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Diplodocids were a family of dinosaurs with long necks and, often, even longer tails — some species’ tails reached 50 feet in length. They were wide-ranging, but especially flourished in what’s now the western US around 152 million years ago.
For decades, scientists have debated whether these dinosaurs could whip their tails faster than the speed of sound, creating a sonic boom.
The sound of a cracking whip is actually a sonic boom. When something — a whip, a plane, or a dinosaur tail, for example — moves through the air, it creates pressure waves. If the moving object is traveling faster than the speed of sound, around 767 miles (or roughly 1,235 kilometers) per hour, then the pressure waves can’t keep up with the object, and they are compressed together like water in the wake of a speedboat. This compression produces a shock wave, and when that shock wave reaches an observer’s ear, they will hear all the compressed pressure waves associated with the object’s movement at once: a sonic boom.
The most recent study, published in Scientific Reports, suggests that while these dinosaurs’ tails couldn’t break the sound barrier, they could still move very fast — and be used to defend against predators.
Dueling dinosaur tails
For more than a century, scientists hypothesized diplodocid dinosaurs like Diplodocus and Apatosaurus (debatably, the more correct name for Brontosaurus) might have whipped their long, skinny tails around as a means of defense or even communication, but it wasn’t until 1997 that researchers published a case for the tails making a whip-crack sound. Then-chief technology officer of Microsoft and amateur paleontologist Nathan Myhrvold had become interested in the physics of cracking whips, and reached out to University of Alberta paleontologist Philip Currie to ask if a diplodocid’s tail could make a similar sound.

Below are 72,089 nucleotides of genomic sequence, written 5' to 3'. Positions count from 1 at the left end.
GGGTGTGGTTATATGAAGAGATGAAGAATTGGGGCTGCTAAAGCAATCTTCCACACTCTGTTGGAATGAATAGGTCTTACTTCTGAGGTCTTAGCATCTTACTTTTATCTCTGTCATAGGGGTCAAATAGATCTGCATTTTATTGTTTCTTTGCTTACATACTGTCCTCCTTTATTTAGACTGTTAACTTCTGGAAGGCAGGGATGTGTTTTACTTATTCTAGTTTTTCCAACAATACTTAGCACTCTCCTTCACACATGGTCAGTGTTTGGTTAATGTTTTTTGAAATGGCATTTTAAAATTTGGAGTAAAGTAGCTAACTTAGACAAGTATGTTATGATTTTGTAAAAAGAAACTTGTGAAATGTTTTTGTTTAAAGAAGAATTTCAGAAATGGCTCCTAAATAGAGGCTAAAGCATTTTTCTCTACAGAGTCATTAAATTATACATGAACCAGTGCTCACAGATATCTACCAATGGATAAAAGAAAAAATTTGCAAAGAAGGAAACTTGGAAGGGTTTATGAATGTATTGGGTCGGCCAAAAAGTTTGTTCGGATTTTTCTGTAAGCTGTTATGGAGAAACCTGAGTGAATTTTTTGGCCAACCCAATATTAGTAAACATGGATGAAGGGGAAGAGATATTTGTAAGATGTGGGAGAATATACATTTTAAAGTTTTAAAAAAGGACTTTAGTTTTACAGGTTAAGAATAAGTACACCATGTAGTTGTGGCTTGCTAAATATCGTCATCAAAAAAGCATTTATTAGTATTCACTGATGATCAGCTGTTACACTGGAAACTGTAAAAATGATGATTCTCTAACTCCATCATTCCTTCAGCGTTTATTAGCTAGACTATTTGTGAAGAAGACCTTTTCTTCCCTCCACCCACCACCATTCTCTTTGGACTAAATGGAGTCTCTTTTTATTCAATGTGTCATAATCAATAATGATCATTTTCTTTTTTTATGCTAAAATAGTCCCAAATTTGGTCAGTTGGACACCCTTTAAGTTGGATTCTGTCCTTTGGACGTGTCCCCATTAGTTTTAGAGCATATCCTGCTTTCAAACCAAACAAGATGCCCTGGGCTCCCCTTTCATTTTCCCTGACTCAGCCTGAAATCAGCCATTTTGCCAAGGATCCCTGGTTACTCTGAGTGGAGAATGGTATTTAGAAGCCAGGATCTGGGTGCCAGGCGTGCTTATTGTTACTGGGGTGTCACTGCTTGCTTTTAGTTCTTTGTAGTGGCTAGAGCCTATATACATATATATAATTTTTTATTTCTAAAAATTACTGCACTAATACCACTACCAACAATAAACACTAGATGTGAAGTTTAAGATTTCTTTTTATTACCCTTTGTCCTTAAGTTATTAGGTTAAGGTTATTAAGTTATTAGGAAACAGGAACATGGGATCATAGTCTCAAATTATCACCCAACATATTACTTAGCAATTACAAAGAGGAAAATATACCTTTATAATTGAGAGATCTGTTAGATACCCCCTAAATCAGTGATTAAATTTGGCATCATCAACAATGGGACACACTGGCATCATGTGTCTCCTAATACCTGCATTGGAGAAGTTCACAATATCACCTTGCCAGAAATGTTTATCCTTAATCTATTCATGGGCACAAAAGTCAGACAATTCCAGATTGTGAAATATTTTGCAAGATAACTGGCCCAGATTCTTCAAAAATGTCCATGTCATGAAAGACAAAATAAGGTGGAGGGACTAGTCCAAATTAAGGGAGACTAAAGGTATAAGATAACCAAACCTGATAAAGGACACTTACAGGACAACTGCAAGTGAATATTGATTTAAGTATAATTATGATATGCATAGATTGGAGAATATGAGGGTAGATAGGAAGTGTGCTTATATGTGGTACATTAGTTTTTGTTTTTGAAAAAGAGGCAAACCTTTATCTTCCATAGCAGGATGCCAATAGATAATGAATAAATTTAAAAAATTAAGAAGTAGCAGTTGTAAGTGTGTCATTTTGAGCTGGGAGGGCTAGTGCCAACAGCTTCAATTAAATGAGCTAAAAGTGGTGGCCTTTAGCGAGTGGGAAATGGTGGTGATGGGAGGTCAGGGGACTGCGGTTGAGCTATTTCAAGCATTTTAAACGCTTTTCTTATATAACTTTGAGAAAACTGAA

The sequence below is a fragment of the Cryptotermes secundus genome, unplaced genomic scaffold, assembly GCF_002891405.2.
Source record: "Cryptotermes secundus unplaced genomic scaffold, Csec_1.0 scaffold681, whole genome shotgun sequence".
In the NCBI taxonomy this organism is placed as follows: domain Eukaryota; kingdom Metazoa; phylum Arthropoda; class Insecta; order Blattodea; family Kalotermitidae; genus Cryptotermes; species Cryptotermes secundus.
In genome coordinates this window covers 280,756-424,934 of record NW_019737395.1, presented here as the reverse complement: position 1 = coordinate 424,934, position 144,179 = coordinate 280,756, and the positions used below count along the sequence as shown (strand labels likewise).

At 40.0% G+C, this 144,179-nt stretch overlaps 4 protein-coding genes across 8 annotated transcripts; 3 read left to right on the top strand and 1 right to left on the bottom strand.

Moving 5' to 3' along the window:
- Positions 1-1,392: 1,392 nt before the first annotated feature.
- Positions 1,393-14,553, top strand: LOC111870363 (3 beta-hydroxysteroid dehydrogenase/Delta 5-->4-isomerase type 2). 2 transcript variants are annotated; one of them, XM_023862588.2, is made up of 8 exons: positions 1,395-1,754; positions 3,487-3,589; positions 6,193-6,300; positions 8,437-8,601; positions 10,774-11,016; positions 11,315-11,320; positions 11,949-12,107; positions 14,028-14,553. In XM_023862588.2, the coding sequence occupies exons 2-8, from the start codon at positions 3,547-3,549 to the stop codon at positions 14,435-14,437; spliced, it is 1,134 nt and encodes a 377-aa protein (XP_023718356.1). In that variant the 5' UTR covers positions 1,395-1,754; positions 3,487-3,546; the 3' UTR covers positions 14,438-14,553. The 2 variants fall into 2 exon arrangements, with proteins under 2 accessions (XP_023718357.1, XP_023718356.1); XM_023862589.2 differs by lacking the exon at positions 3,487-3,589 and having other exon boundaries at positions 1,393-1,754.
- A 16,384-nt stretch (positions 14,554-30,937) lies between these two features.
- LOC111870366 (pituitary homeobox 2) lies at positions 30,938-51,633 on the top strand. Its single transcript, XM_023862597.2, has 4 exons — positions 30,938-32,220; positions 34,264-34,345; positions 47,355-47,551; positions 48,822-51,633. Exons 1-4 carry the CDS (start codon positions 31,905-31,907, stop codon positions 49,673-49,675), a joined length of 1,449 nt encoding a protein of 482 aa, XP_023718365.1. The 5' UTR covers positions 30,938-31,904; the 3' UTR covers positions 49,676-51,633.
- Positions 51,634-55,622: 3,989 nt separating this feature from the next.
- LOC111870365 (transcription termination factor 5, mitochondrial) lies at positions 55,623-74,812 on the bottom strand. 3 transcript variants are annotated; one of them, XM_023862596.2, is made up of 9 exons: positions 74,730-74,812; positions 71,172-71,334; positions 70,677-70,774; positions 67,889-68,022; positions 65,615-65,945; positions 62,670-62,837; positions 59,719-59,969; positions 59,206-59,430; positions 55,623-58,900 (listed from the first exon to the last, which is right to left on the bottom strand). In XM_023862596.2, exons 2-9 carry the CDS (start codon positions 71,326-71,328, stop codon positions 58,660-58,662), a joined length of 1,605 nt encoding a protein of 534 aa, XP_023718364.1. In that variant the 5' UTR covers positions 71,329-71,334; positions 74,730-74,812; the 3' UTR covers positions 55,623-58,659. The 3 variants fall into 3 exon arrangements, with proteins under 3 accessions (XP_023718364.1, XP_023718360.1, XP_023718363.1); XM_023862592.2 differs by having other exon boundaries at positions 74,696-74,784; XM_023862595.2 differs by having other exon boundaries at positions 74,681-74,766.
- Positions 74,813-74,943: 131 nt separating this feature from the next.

“I gave him all kinds of information on measurements for sauropod tails,” said Currie. “He started computer modeling it to see what he could do with it. And ultimately, it showed, certainly to my satisfaction, that these things almost certainly broke the sound barrier.”